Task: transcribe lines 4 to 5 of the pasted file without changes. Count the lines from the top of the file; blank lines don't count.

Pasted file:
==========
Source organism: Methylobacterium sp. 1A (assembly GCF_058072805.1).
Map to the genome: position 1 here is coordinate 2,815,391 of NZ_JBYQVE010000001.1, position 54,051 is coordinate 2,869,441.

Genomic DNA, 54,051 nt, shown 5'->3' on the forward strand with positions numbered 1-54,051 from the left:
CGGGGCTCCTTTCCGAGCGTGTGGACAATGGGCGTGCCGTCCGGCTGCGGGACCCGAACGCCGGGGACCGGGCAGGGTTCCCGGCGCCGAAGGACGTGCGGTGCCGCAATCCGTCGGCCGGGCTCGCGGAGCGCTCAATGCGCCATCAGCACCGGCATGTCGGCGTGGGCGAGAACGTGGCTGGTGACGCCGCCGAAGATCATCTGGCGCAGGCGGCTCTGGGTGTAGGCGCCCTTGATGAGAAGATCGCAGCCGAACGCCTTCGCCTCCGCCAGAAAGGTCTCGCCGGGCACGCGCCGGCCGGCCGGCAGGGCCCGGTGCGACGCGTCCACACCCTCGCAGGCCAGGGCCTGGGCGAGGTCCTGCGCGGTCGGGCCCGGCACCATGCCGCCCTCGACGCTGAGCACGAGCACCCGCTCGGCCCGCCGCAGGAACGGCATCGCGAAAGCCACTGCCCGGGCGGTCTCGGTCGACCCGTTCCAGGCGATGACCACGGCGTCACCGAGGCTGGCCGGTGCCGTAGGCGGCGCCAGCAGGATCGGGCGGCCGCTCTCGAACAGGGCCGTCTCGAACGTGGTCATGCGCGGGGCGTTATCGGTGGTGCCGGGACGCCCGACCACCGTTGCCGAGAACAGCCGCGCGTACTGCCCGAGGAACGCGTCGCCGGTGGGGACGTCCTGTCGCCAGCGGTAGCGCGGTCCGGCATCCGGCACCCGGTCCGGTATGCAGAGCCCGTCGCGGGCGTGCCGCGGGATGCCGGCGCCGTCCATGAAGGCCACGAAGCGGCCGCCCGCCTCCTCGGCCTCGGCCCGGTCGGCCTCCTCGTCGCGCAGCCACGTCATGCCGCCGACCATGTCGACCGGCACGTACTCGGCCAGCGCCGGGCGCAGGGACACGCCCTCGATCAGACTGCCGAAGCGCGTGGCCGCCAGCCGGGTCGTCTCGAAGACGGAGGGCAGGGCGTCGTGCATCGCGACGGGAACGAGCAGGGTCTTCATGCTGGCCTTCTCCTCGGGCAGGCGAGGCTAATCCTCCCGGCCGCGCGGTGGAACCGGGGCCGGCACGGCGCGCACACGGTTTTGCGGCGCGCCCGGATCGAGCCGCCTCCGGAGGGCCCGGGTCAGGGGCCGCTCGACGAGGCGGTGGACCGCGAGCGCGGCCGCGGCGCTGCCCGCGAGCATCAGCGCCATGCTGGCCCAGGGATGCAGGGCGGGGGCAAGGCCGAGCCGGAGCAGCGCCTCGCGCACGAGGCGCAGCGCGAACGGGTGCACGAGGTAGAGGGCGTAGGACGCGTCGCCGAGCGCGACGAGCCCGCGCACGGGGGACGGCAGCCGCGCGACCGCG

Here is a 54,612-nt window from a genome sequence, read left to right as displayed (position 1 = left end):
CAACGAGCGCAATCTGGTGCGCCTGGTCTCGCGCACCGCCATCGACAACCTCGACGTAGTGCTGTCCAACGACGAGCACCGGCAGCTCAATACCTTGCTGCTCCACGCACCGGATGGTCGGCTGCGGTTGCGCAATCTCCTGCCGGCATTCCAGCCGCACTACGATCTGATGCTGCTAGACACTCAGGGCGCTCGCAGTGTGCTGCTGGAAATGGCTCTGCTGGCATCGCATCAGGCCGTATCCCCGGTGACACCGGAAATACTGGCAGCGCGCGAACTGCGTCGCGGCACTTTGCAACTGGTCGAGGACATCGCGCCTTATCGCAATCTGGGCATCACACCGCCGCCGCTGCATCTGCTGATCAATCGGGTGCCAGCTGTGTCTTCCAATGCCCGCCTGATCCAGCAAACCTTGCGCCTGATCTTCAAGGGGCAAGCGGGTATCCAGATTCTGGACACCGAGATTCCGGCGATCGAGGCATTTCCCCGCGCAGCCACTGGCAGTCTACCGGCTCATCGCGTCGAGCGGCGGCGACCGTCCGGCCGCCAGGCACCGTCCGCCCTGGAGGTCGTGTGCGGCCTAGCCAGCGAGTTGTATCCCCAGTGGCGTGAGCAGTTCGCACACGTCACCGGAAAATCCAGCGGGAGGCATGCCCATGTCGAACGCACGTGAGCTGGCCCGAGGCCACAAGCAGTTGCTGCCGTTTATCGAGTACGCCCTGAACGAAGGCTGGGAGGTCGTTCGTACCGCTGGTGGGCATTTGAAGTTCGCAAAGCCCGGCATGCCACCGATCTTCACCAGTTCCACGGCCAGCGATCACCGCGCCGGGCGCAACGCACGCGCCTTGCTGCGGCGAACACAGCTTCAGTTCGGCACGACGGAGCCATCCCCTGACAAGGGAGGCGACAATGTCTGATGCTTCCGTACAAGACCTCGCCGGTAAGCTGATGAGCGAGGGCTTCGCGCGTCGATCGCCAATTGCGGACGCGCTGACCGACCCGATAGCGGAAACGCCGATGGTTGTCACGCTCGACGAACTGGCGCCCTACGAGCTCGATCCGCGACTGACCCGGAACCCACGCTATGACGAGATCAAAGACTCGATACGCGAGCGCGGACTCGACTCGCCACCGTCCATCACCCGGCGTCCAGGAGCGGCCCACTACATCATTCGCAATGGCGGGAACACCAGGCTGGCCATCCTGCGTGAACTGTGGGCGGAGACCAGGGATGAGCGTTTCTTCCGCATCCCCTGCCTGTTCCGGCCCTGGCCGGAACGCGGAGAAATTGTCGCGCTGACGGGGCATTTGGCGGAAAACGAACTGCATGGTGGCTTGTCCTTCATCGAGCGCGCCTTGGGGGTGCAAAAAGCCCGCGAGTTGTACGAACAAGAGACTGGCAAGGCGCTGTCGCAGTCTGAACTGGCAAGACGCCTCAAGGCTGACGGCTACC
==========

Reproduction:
CGGGGCTCCTTTCCGAGCGTGTGGACAATGGGCGTGCCGTCCGGCTGCGGGACCCGAACGCCGGGGACCGGGCAGGGTTCCCGGCGCCGAAGGACGTGCGGTGCCGCAATCCGTCGGCCGGGCTCGCGGAGCGCTCAATGCGCCATCAGCACCGGCATGTCGGCGTGGGCGAGAACGTGGCTGGTGACGCCGCCGAAGATCATCTGGCGCAGGCGGCTCTGGGTGTAGGCGCCCTTGATGAGAAGATCGCAGCCGAACGCCTTCGCCTCCGCCAGAAAGGTCTCGCCGGGCACGCGCCGGCCGGCCGGCAGGGCCCGGTGCGACGCGTCCACACCCTCGCAGGCCAGGGCCTGGGCGAGGTCCTGCGCGGTCGGGCCCGGCACCATGCCGCCCTCGACGCTGAGCACGAGCACCCGCTCGGCCCGCCGCAGGAACGGCATCGCGAAAGCCACTGCCCGGGCGGTCTCGGTCGACCCGTTCCAGGCGATGACCACGGCGTCACCGAGGCTGGCCGGTGCCGTAGGCGGCGCCAGCAGGATCGGGCGGCCGCTCTCGAACAGGGCCGTCTCGAACGTGGTCATGCGCGGGGCGTTATCGGTGGTGCCGGGACGCCCGACCACCGTTGCCGAGAACAGCCGCGCGTACTGCCCGAGGAACGCGTCGCCGGTGGGGACGTCCTGTCGCCAGCGGTAGCGCGGTCCGGCATCCGGCACCCGGTCCGGTATGCAGAGCCCGTCGCGGGCGTGCCGCGGGATGCCGGCGCCGTCCATGAAGGCCACGAAGCGGCCGCCCGCCTCCTCGGCCTCGGCCCGGTCGGCCTCCTCGTCGCGCAGCCACGTCATGCCGCCGACCATGTCGACCGGCACGTACTCGGCCAGCGCCGGGCGCAGGGACACGCCCTCGATCAGACTGCCGAAGCGCGTGGCCGCCAGCCGGGTCGTCTCGAAGACGGAGGGCAGGGCGTCGTGCATCGCGACGGGAACGAGCAGGGTCTTCATGCTGGCCTTCTCCTCGGGCAGGCGAGGCTAATCCTCCCGGCCGCGCGGTGGAACCGGGGCCGGCACGGCGCGCACACGGTTTTGCGGCGCGCCCGGATCGAGCCGCCTCCGGAGGGCCCGGGTCAGGGGCCGCTCGACGAGGCGGTGGACCGCGAGCGCGGCCGCGGCGCTGCCCGCGAGCATCAGCGCCATGCTGGCCCAGGGATGCAGGGCGGGGGCAAGGCCGAGCCGGAGCAGCGCCTCGCGCACGAGGCGCAGCGCGAACGGGTGCACGAGGTAGAGGGCGTAGGACGCGTCGCCGAGCGCGACGAGCCCGCGCACGGGGGACGGCAGCCGCGCGACCGCG

Here is a 54,612-nt window from a genome sequence, read left to right as displayed (position 1 = left end):